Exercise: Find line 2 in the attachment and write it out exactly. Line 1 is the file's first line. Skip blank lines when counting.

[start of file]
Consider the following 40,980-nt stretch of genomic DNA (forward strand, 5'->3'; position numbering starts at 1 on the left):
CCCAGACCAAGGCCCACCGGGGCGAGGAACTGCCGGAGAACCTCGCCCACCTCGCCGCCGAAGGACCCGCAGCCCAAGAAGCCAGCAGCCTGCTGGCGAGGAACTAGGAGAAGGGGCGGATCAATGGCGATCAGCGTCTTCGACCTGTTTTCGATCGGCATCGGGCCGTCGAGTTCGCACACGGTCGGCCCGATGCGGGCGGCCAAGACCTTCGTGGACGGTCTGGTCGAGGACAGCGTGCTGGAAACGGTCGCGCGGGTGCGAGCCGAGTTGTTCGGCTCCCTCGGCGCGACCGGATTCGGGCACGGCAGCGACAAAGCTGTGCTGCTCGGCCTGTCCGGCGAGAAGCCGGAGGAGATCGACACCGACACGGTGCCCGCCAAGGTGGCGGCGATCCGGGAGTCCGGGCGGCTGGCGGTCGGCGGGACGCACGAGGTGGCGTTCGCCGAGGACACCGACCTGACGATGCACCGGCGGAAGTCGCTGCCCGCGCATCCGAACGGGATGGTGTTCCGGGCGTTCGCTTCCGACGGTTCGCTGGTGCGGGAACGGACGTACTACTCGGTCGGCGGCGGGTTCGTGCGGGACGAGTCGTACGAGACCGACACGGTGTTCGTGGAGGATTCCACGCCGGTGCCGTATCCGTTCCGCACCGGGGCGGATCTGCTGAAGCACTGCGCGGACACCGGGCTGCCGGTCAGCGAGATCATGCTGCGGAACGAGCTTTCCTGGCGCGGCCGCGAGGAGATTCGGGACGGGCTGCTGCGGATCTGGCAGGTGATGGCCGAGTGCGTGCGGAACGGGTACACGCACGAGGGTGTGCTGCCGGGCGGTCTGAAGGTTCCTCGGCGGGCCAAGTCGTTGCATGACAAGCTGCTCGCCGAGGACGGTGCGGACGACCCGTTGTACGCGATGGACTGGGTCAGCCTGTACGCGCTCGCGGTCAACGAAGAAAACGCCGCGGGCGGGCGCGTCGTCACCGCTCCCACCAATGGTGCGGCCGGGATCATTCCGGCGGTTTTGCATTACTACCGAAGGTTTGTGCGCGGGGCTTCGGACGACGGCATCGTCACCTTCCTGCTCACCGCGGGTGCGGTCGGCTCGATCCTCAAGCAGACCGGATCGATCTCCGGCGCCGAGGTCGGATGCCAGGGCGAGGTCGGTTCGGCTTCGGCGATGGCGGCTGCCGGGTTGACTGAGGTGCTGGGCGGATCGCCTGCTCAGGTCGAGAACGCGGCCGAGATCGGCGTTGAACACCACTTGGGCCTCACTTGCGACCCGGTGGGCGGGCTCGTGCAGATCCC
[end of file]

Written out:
CCCAGACCAAGGCCCACCGGGGCGAGGAACTGCCGGAGAACCTCGCCCACCTCGCCGCCGAAGGACCCGCAGCCCAAGAAGCCAGCAGCCTGCTGGCGAGGAACTAGGAGAAGGGGCGGATCAATGGCGATCAGCGTCTTCGACCTGTTTTCGATCGGCATCGGGCCGTCGAGTTCGCACACGGTCGGCCCGATGCGGGCGGCCAAGACCTTCGTGGACGGTCTGGTCGAGGACAGCGTGCTGGAAACGGTCGCGCGGGTGCGAGCCGAGTTGTTCGGCTCCCTCGGCGCGACCGGATTCGGGCACGGCAGCGACAAAGCTGTGCTGCTCGGCCTGTCCGGCGAGAAGCCGGAGGAGATCGACACCGACACGGTGCCCGCCAAGGTGGCGGCGATCCGGGAGTCCGGGCGGCTGGCGGTCGGCGGGACGCACGAGGTGGCGTTCGCCGAGGACACCGACCTGACGATGCACCGGCGGAAGTCGCTGCCCGCGCATCCGAACGGGATGGTGTTCCGGGCGTTCGCTTCCGACGGTTCGCTGGTGCGGGAACGGACGTACTACTCGGTCGGCGGCGGGTTCGTGCGGGACGAGTCGTACGAGACCGACACGGTGTTCGTGGAGGATTCCACGCCGGTGCCGTATCCGTTCCGCACCGGGGCGGATCTGCTGAAGCACTGCGCGGACACCGGGCTGCCGGTCAGCGAGATCATGCTGCGGAACGAGCTTTCCTGGCGCGGCCGCGAGGAGATTCGGGACGGGCTGCTGCGGATCTGGCAGGTGATGGCCGAGTGCGTGCGGAACGGGTACACGCACGAGGGTGTGCTGCCGGGCGGTCTGAAGGTTCCTCGGCGGGCCAAGTCGTTGCATGACAAGCTGCTCGCCGAGGACGGTGCGGACGACCCGTTGTACGCGATGGACTGGGTCAGCCTGTACGCGCTCGCGGTCAACGAAGAAAACGCCGCGGGCGGGCGCGTCGTCACCGCTCCCACCAATGGTGCGGCCGGGATCATTCCGGCGGTTTTGCATTACTACCGAAGGTTTGTGCGCGGGGCTTCGGACGACGGCATCGTCACCTTCCTGCTCACCGCGGGTGCGGTCGGCTCGATCCTCAAGCAGACCGGATCGATCTCCGGCGCCGAGGTCGGATGCCAGGGCGAGGTCGGTTCGGCTTCGGCGATGGCGGCTGCCGGGTTGACTGAGGTGCTGGGCGGATCGCCTGCTCAGGTCGAGAACGCGGCCGAGATCGGCGTTGAACACCACTTGGGCCTCACTTGCGACCCGGTGGGCGGGCTCGTGCAGATCCC